Microsoft sues Barnes & Noble over Android

The bookstore's Nook e-reader infringes Microsoft patents, the company alleges

Microsoft has filed a patent lawsuit against bookseller Barnes & Noble, accusing the company of running infringing software on its Android-based Nook e-reader.

The lawsuit, filed Monday in U.S. District Court of the Western District of Washington, also names device manufacturers Foxconn International Holdings and Inventec, Microsoft said. Accompanying the lawsuit is a complaint at the U.S. International Trade Commission (USITC), which has the power to ban imports into the U.S. of devices that infringe patents.

Microsoft alleges that Android, the mobile OS developed by Google, infringes several of its patents.

"Companies manufacturing and shipping Android devices must respect our intellectual property rights," Horacio Gutierrez, Microsoft's corporate vice president and deputy general counsel for intellectual property and licensing, said in a statement. "To facilitate that we have established an industry-wide patent licensing program for Android device manufacturers."

Other users of Android, including smartphone maker HTC, have licensed the Microsoft technology, Gutierrez noted. "We have tried for over a year to reach licensing agreements with Barnes & Noble, Foxconn and Inventec," he said. "Their refusals to take licenses leave us no choice but to bring legal action to defend our innovations and fulfill our responsibility to our customers, partners, and shareholders to safeguard the billions of dollars we invest each year to bring great software products and services to market."

A Barnes and Noble spokeswoman declined to comment on the lawsuit.

Microsoft filed a lawsuit and USITC complaint against Motorola over Android in October. In addition, in December, Microsoft cofounder Paul Allen amended a lawsuit against 11 companies to include a patent complaint against Android.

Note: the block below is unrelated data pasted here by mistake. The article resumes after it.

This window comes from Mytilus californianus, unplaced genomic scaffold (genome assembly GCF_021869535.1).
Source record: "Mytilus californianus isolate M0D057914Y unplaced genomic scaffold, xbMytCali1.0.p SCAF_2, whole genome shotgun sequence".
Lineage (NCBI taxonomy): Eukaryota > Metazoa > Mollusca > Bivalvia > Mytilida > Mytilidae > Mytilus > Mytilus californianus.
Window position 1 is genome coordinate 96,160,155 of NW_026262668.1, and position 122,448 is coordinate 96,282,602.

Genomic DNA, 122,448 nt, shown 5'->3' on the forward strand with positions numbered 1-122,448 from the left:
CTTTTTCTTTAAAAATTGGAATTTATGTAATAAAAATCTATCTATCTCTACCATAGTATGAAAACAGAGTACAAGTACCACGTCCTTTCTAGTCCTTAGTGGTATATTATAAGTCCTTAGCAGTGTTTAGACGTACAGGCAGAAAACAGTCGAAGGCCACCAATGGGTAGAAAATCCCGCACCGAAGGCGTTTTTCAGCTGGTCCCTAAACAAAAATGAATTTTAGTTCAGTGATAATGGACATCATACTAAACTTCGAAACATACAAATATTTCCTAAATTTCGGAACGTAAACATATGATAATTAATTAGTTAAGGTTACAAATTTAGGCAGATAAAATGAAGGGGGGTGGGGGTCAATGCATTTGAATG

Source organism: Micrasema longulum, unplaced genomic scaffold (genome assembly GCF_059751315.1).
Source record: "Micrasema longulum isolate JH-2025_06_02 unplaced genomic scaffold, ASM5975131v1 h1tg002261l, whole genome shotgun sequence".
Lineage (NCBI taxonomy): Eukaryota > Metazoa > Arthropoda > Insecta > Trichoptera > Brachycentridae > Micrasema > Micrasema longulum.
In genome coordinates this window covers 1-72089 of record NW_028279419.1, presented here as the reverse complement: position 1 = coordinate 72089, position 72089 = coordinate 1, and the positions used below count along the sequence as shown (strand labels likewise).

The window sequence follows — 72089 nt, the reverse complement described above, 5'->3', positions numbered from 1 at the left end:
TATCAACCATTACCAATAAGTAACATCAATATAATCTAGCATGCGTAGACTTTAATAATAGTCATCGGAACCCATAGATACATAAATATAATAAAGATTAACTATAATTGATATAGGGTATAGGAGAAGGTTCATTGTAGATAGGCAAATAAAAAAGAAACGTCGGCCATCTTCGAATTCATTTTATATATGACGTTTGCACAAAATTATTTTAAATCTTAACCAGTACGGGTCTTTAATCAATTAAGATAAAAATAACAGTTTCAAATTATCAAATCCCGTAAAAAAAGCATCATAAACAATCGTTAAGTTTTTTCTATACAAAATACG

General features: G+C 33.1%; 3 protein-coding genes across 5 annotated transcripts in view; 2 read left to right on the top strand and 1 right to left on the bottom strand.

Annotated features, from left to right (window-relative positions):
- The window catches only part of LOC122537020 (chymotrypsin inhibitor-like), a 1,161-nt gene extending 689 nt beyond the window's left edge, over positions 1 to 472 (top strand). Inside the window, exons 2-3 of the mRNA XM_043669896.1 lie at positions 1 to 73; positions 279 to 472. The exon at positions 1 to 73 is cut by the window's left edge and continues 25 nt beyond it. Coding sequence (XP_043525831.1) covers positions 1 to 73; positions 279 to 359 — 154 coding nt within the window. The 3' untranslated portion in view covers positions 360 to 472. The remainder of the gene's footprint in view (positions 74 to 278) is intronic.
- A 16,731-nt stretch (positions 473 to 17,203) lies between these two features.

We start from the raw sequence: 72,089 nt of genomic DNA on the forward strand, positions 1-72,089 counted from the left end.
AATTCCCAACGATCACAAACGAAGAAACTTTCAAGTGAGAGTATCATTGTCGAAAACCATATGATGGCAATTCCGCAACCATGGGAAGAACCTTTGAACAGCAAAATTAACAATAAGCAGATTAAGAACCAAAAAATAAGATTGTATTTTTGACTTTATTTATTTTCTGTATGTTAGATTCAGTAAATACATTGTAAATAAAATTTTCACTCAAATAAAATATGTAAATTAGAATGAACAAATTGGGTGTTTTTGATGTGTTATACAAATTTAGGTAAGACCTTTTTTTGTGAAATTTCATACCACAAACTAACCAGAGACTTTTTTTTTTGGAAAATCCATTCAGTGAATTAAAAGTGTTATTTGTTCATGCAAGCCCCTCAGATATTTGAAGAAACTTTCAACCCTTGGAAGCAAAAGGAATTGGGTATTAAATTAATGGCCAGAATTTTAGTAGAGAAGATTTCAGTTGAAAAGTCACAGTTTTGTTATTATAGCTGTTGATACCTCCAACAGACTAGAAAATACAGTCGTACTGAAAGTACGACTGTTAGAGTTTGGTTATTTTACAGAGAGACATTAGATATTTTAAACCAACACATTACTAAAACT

In addition, Oracle filed a patent and copyright lawsuit against Google last August, alleging that Android infringes Java's copyrights.

Grant Gross covers technology and telecom policy in the U.S. government for The IDG News Service. Follow Grant on Twitter at GrantGross. Grant's e-mail address is grant_gross@idg.com.

Join the newsletter!

Error: Please check your email address.
Rocket to Success - Your 10 Tips for Smarter ERP System Selection

Tags Foxconn International HoldingsHoracio GutierreztelecommunicationapplicationsMobile operating systemsHandhelds / PDAsmobileOracleBarnes & Nobleconsumer electronicsGoogleMicrosoftintellectual propertypatentPaul Allensoftware

Keep up with the latest tech news, reviews and previews by subscribing to the Good Gear Guide newsletter.

Grant Gross

IDG News Service
Show Comments

Father’s Day Gift Guide

Most Popular Reviews

Latest Articles

Resources

PCW Evaluation Team

David Coyle

Brother PocketJet PJ-773 A4 Portable Thermal Printer

I rate the printer as a 5 out of 5 stars as it has been able to fit seamlessly into my busy and mobile lifestyle.

Kurt Hegetschweiler

Brother PocketJet PJ-773 A4 Portable Thermal Printer

It’s perfect for mobile workers. Just take it out — it’s small enough to sit anywhere — turn it on, load a sheet of paper, and start printing.

Matthew Stivala

HP OfficeJet 250 Mobile Printer

The HP OfficeJet 250 Mobile Printer is a great device that fits perfectly into my fast paced and mobile lifestyle. My first impression of the printer itself was how incredibly compact and sleek the device was.

Armand Abogado

HP OfficeJet 250 Mobile Printer

Wireless printing from my iPhone was also a handy feature, the whole experience was quick and seamless with no setup requirements - accessed through the default iOS printing menu options.

Azadeh Williams

HP OfficeJet Pro 8730

A smarter way to print for busy small business owners, combining speedy printing with scanning and copying, making it easier to produce high quality documents and images at a touch of a button.

Andrew Grant

HP OfficeJet Pro 8730

I've had a multifunction printer in the office going on 10 years now. It was a neat bit of kit back in the day -- print, copy, scan, fax -- when printing over WiFi felt a bit like magic. It’s seen better days though and an upgrade’s well overdue. This HP OfficeJet Pro 8730 looks like it ticks all the same boxes: print, copy, scan, and fax. (Really? Does anyone fax anything any more? I guess it's good to know the facility’s there, just in case.) Printing over WiFi is more-or- less standard these days.

Featured Content

Latest Jobs

Don’t have an account? Sign up here

Don't have an account? Sign up now

Forgot password?